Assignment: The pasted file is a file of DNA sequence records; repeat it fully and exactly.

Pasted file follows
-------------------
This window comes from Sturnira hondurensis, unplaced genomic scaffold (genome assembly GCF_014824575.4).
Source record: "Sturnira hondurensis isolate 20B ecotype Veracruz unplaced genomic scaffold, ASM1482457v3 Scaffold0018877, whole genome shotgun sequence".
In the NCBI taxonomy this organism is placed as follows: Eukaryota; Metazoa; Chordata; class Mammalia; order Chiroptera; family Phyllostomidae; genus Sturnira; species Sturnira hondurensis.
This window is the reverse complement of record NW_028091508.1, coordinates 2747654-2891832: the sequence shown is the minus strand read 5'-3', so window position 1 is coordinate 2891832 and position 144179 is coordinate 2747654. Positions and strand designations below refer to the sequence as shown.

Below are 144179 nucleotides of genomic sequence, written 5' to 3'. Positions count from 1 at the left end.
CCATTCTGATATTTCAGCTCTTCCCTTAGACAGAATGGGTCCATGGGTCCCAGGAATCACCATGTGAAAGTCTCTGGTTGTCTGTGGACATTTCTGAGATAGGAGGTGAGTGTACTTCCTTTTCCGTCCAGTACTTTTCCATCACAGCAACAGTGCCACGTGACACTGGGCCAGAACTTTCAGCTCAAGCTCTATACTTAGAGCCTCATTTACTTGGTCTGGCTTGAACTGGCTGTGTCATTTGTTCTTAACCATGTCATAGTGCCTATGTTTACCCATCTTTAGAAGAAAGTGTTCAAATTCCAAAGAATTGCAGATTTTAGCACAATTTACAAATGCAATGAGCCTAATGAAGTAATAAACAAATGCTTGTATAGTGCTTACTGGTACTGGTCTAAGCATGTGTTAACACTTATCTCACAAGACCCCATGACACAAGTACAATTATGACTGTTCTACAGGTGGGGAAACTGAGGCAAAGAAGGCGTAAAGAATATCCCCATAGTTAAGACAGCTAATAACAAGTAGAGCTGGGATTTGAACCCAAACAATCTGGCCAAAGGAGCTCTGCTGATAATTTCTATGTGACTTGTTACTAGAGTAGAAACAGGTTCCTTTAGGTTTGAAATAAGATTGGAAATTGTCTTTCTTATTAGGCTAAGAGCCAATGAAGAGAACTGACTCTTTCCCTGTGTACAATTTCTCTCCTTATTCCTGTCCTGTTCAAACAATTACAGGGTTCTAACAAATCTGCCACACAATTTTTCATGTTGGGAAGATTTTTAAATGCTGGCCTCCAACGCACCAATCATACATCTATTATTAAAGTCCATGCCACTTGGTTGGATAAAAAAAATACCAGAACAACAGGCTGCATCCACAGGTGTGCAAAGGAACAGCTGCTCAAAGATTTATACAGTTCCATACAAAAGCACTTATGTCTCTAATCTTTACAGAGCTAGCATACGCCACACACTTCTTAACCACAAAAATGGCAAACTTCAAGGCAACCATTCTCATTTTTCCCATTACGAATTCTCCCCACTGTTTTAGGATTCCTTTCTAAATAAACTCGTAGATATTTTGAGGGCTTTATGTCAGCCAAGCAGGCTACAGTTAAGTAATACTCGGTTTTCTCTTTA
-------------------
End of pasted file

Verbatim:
This window comes from Sturnira hondurensis, unplaced genomic scaffold (genome assembly GCF_014824575.4).
Source record: "Sturnira hondurensis isolate 20B ecotype Veracruz unplaced genomic scaffold, ASM1482457v3 Scaffold0018877, whole genome shotgun sequence".
In the NCBI taxonomy this organism is placed as follows: Eukaryota; Metazoa; Chordata; class Mammalia; order Chiroptera; family Phyllostomidae; genus Sturnira; species Sturnira hondurensis.
This window is the reverse complement of record NW_028091508.1, coordinates 2747654-2891832: the sequence shown is the minus strand read 5'-3', so window position 1 is coordinate 2891832 and position 144179 is coordinate 2747654. Positions and strand designations below refer to the sequence as shown.

Below are 144179 nucleotides of genomic sequence, written 5' to 3'. Positions count from 1 at the left end.
CCATTCTGATATTTCAGCTCTTCCCTTAGACAGAATGGGTCCATGGGTCCCAGGAATCACCATGTGAAAGTCTCTGGTTGTCTGTGGACATTTCTGAGATAGGAGGTGAGTGTACTTCCTTTTCCGTCCAGTACTTTTCCATCACAGCAACAGTGCCACGTGACACTGGGCCAGAACTTTCAGCTCAAGCTCTATACTTAGAGCCTCATTTACTTGGTCTGGCTTGAACTGGCTGTGTCATTTGTTCTTAACCATGTCATAGTGCCTATGTTTACCCATCTTTAGAAGAAAGTGTTCAAATTCCAAAGAATTGCAGATTTTAGCACAATTTACAAATGCAATGAGCCTAATGAAGTAATAAACAAATGCTTGTATAGTGCTTACTGGTACTGGTCTAAGCATGTGTTAACACTTATCTCACAAGACCCCATGACACAAGTACAATTATGACTGTTCTACAGGTGGGGAAACTGAGGCAAAGAAGGCGTAAAGAATATCCCCATAGTTAAGACAGCTAATAACAAGTAGAGCTGGGATTTGAACCCAAACAATCTGGCCAAAGGAGCTCTGCTGATAATTTCTATGTGACTTGTTACTAGAGTAGAAACAGGTTCCTTTAGGTTTGAAATAAGATTGGAAATTGTCTTTCTTATTAGGCTAAGAGCCAATGAAGAGAACTGACTCTTTCCCTGTGTACAATTTCTCTCCTTATTCCTGTCCTGTTCAAACAATTACAGGGTTCTAACAAATCTGCCACACAATTTTTCATGTTGGGAAGATTTTTAAATGCTGGCCTCCAACGCACCAATCATACATCTATTATTAAAGTCCATGCCACTTGGTTGGATAAAAAAAATACCAGAACAACAGGCTGCATCCACAGGTGTGCAAAGGAACAGCTGCTCAAAGATTTATACAGTTCCATACAAAAGCACTTATGTCTCTAATCTTTACAGAGCTAGCATACGCCACACACTTCTTAACCACAAAAATGGCAAACTTCAAGGCAACCATTCTCATTTTTCCCATTACGAATTCTCCCCACTGTTTTAGGATTCCTTTCTAAATAAACTCGTAGATATTTTGAGGGCTTTATGTCAGCCAAGCAGGCTACAGTTAAGTAATACTCGGTTTTCTCTTTA